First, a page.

And this is a very similar view, but with less cropping. This beach is full of beautiful sticks and driftwood, perfect for throwing into the water, if you have a dog, or carving a coffee table if you have a saw. 

So, this weekend, walked and let my mind drift. And I got in the water, and almost swam. Which means I got in the water, up past my waist, and dunked my arms in the icy water, that only one month ago, was partially ice. And it felt amazing! I felt alive and completely in the moment.

And that is what I want to share with you today. If you are feeling pressure, intense pressure, take a bit of time to do something that makes you feel alive. For me, it is the feeling of fresh lake water rushing over my body. For you, it might be a ride on your motorcycle. Or an afternoon spent being silly with the kids and laughing at their corny jokes, housework be darned. Maybe it's getting your hands into the fresh soil of your garden. Whatever it is, do something real. Do something simple. And leave the pressure behind, just for a little bit. I guarantee all the work will still be there when you get back. But you will be just a bit different, a bit more alive, and bit more "you."

Take care, everyone. And I wanted to say a big thank you for the feedback I received about the free gift I want to offer. I can't promise it will be available until after June ends, but I want to reward my loyal readers with a beautiful print PDF, with a lovely quote on it. I hope to get it ready by July, at the latest. Have a wonderful June, everyone! Take care!

And one more thing: PLEASE, PLEASE COMMENT, if you liked the blog, and enjoyed it. (Or even if you didn't, or if you disagreed with something I said. I love to hear any feedback.)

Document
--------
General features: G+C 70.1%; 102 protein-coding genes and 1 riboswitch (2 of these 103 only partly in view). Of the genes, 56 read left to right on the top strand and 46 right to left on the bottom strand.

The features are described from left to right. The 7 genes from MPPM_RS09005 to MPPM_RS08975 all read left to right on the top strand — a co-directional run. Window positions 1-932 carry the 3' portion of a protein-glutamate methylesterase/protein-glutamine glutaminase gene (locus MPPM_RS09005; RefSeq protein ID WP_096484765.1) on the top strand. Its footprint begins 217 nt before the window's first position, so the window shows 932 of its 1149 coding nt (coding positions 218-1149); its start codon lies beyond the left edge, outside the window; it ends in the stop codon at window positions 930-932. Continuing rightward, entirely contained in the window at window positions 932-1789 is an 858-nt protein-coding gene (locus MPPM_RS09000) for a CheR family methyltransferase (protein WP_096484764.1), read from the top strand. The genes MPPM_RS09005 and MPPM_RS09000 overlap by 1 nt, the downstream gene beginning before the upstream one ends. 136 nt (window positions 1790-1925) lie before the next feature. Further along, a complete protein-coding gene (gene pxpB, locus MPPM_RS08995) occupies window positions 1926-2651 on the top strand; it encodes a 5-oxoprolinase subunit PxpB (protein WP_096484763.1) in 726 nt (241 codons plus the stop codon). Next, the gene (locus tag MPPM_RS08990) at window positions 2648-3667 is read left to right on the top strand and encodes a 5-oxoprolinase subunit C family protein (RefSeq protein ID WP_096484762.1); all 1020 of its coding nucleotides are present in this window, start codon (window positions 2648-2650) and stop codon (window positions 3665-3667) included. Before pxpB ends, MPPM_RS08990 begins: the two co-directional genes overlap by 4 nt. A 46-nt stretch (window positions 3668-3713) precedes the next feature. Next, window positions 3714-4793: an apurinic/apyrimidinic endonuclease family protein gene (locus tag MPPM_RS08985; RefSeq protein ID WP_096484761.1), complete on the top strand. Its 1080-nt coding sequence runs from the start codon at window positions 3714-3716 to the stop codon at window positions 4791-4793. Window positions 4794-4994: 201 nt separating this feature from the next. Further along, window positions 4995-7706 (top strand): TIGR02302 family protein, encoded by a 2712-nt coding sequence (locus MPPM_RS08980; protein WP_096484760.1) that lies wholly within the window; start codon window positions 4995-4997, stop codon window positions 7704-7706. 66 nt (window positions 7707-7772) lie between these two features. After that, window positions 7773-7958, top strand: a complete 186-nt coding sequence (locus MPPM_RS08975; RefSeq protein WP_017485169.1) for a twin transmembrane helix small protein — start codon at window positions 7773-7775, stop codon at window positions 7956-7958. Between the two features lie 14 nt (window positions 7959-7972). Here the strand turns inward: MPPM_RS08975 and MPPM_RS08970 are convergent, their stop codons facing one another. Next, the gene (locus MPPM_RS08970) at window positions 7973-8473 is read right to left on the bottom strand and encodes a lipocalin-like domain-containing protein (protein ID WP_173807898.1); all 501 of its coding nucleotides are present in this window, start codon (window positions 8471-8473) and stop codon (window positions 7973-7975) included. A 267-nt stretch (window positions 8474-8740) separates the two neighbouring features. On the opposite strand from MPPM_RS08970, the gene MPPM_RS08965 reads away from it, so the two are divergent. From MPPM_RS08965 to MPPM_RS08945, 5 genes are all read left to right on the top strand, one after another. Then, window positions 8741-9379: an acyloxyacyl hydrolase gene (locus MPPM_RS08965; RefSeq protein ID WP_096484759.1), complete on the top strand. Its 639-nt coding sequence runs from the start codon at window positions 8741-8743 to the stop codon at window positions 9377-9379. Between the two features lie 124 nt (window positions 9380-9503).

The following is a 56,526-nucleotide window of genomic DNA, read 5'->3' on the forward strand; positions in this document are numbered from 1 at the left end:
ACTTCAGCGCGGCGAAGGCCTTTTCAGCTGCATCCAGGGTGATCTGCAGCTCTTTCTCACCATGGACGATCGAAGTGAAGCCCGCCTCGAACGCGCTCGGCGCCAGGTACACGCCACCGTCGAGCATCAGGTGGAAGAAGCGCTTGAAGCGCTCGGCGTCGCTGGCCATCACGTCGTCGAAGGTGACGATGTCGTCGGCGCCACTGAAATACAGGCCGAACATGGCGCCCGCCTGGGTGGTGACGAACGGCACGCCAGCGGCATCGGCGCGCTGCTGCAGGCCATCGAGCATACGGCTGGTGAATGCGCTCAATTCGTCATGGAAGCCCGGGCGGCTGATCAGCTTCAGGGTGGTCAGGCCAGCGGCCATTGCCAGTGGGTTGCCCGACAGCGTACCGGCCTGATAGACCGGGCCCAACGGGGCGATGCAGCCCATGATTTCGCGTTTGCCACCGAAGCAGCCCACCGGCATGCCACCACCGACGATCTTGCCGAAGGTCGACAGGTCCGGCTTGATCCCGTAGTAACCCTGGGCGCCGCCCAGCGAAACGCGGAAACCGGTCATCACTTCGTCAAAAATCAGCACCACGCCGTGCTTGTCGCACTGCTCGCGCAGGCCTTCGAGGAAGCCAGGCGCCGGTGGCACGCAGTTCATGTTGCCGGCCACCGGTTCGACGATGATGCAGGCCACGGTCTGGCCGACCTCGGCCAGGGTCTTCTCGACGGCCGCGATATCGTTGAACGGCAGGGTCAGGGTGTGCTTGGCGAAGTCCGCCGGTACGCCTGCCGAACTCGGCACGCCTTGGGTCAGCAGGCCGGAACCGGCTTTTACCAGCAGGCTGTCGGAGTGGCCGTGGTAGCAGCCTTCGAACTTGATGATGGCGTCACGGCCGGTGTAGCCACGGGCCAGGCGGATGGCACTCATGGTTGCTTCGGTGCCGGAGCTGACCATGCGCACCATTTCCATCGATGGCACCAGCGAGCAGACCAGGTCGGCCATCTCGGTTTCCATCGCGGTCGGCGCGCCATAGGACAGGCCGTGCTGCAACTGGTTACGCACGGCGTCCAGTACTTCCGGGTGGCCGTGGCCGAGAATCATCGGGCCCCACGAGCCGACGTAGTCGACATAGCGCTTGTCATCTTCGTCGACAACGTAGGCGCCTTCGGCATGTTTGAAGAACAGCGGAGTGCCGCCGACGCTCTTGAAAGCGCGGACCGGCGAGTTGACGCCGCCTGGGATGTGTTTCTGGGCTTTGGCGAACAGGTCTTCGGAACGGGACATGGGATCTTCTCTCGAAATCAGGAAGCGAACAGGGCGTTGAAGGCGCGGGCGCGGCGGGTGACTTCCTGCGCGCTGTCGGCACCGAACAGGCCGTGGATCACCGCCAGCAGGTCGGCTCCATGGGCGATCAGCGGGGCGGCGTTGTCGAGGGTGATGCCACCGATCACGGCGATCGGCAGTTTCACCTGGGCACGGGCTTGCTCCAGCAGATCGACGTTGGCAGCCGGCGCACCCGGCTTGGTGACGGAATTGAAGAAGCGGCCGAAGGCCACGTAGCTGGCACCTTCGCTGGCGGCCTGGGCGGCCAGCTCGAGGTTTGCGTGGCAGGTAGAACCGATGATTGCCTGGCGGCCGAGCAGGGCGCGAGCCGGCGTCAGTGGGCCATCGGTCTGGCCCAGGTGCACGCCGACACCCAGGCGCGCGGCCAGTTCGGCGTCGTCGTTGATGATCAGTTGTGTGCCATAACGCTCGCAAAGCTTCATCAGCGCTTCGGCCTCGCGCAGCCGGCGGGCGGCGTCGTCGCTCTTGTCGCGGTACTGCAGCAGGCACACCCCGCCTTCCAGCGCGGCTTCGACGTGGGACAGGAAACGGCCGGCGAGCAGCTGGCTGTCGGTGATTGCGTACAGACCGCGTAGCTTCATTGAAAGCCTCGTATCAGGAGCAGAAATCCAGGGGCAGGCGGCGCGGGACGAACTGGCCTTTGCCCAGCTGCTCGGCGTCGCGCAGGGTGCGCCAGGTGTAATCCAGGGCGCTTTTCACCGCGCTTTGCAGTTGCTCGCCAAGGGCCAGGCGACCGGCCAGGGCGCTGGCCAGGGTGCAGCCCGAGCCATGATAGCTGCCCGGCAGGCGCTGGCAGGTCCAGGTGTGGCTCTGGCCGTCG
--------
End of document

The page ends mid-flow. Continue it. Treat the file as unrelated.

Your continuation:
I put a lot of work into these blog posts and your feedback, whatever it is, is gold to me. I find it hard to write without comments! So, if you are out there reading, please just drop me a line, and let me know you are reading, and how I can help you. I love engaging with people -- so I look forward to  hearing from you.

Love Sharilee. Hey thanks so much for reading. I would love to hear your comments and input in the space below. Also, if you like what you are reading, sign up through my Facebook page. or receive posts by e-mail byjoining here

Hey everyone! I hope you had a good week! My week has been stressful, with much of my time being spent trying to get some testing done, at my teaching job. Let's just say that testing makes me a bit "testy," to put it nicely!

I did manage to get a couple of walks in, though. Yesterday, my gorgeous husband and I rediscovered a little beach about fifteen minutes walking time from our house. It's a beach not large enough to attract any attention from the public, or outsiders, but will certainly do for a quick afternoon swim or getaway for the few dozen denizens of our little community here. We are pretty isolated, but it is finds like this that make the isolation seem worth it.

The shoreline is spattered with long trees that seem to have come from the shore of the lake. They have been washed bare by the water and resemble a big pile of dinosaur bones, or perhaps some kind of exotic sea creature: